The following paper may be of interest. It has some useful background as well as views from librarians and others.
Cox, A.M., Pinfield, S. and Rutter, S. (2018) The intelligent library: Thought leaders’ views on the likely impact of artificial intelligence on academic libraries. Library Hi Tech. ISSN 0737-8831
A free (repository) copy is available here:-
The paper "seeks to capture a snapshot of views in 2017 on the potential impact of AI on academic libraries and to reflect on its implications for library work, based on interviews with 33 library directors, library thought leaders and experts from related areas".
Ken Chad Consulting Ltd http://www.kenchadconsulting.com Tel: +44(0)7788727845
Twitter: @kenchad | Skype: kenchadconsulting |Linkedin: www.linkedin.com/in/kenchad
From: Code for Libraries [mailto:[log in to unmask]] On Behalf Of Tim Thompson
Sent: 11 December 2018 16:50
To: [log in to unmask]
Subject: Re: [CODE4LIB] ai in libraries
Thank you, Eric, for sharing this. At least for supervised machine learning
algorithms, a training set is needed--and the labels applied to it are
certainly a form of metadata. In fact, I think it makes sense for libraries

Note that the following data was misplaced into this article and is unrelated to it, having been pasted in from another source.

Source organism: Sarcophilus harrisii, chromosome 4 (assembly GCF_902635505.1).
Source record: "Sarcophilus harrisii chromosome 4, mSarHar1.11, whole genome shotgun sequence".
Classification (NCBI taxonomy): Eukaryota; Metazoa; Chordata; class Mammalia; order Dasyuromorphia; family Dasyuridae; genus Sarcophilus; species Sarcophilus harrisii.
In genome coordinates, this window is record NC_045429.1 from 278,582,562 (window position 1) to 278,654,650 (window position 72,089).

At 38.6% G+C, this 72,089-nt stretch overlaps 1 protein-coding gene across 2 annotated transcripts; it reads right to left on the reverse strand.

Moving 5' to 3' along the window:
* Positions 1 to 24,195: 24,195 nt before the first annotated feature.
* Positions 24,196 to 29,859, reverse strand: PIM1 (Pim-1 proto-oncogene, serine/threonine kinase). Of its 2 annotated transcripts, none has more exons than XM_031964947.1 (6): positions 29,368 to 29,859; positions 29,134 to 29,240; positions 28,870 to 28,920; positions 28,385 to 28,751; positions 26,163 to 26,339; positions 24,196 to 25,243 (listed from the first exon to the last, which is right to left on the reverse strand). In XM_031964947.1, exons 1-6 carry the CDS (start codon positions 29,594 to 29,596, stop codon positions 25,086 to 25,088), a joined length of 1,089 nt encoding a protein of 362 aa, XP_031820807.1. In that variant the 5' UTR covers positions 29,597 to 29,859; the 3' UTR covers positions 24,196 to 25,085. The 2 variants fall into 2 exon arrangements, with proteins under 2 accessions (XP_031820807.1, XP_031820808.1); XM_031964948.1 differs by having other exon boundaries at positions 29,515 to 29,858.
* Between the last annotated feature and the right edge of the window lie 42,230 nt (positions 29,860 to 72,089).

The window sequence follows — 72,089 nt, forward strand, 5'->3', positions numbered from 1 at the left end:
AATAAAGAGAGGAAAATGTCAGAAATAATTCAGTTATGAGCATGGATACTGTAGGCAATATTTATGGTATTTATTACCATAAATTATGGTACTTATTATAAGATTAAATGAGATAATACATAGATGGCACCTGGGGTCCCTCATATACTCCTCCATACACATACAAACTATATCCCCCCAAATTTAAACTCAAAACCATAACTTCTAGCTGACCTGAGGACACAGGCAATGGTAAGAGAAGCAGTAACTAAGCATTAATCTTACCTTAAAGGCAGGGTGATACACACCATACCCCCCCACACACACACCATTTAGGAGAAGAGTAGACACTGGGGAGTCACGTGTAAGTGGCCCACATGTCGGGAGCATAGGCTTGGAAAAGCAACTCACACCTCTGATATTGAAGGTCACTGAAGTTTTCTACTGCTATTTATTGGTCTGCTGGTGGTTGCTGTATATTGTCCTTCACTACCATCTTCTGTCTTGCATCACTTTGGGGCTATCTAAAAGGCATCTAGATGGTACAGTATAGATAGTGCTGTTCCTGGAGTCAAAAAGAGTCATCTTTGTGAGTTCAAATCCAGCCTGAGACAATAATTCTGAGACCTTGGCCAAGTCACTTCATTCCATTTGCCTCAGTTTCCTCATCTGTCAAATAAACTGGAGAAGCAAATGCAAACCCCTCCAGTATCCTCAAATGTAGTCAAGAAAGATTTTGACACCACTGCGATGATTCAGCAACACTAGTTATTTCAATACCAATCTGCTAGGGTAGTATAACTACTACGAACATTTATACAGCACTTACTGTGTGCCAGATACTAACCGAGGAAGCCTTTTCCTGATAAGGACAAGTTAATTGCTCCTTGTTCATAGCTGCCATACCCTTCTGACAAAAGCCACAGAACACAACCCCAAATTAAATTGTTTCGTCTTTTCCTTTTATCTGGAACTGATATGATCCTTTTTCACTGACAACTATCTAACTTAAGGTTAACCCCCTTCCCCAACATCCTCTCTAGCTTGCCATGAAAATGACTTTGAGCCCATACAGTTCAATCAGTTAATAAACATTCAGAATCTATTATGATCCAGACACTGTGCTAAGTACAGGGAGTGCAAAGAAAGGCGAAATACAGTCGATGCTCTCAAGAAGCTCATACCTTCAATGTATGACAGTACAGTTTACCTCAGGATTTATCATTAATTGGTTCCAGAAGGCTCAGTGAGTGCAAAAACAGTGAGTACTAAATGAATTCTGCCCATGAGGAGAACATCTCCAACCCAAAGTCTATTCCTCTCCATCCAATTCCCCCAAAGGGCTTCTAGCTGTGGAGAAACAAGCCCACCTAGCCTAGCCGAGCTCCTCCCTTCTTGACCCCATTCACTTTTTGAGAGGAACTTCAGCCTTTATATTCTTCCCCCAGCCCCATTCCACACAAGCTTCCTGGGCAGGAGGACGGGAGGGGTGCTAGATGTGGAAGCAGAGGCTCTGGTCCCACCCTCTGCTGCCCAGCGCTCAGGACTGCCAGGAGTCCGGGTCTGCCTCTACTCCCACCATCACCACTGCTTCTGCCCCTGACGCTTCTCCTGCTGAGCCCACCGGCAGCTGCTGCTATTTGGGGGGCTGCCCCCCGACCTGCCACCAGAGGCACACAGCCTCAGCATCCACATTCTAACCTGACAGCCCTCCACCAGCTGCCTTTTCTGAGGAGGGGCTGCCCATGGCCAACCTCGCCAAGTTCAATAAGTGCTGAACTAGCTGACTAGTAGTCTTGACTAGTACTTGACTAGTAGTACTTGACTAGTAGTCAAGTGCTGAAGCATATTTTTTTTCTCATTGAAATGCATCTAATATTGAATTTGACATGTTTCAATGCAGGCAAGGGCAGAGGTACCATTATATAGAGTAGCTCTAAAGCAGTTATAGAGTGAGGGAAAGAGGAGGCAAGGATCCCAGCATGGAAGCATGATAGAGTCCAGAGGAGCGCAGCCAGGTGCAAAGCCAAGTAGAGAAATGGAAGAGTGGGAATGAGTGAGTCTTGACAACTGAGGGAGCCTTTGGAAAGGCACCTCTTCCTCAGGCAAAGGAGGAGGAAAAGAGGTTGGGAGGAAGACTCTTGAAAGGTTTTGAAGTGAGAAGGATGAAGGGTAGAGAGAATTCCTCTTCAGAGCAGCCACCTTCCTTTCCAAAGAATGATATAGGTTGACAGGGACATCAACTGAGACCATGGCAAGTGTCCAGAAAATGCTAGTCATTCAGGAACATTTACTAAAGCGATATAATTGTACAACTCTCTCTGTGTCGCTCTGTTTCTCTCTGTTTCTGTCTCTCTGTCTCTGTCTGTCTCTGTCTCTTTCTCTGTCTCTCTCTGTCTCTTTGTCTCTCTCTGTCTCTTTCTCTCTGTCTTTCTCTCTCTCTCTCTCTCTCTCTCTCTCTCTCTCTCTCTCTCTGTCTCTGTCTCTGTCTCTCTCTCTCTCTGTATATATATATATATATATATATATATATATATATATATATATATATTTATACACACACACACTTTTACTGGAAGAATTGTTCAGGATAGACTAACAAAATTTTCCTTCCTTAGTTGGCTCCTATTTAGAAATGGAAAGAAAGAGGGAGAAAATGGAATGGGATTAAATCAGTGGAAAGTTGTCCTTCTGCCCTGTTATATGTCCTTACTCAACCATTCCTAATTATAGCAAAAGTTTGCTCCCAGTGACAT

to start devoting staff time to developing robust training sets to support
AI-driven data processing and analysis workflows. This seems like an area
in which Technical Services units could contribute.
Also, if metadata is not necessary, why would we use machine learning to
create and manage it? :)
Tim A. Thompson
Discovery Metadata Librarian
Yale University Library
On Mon, Dec 10, 2018 at 4:53 PM Eric Lease Morgan <[log in to unmask]> wrote:
> Last week I attended an artificial intelligence (AI) in libraries
> conference, and I've written the briefest of travelogues.  Some of my
> take-aways include:
> 1. Machine learning is simply the latest incarnation of AI, and
> machine learning algorithms are only as unbiased as the data used
> to create them. Be forewarned.
> 2. We can do this. We have the technology.
> 3. There is too much content to process, and AI in libraries can
> used to do some of the more mechanical tasks. The creation and
> maintenance of metadata is a good example. But again, be
> forewarned. We were told this same thing with the advent of word
> processors, and in the end, we didn’t go home early because we
> got our work done. Instead we output more letters.
> 4. Metadata is not necessary. Well, that was sort of a debate,
> and (more or less) deemed untrue.
> If you want to participate in AI for libraries-like discussions, then
> consider subscribing to ai4lib.
>  travelogue - https://sites.nd.edu/emorgan/2018/12/fantastic-futures/
>  ai4lib – https://groups.google.com/forum/#!forum/ai4lib
> Eric Lease Morgan
> University of Notre Dame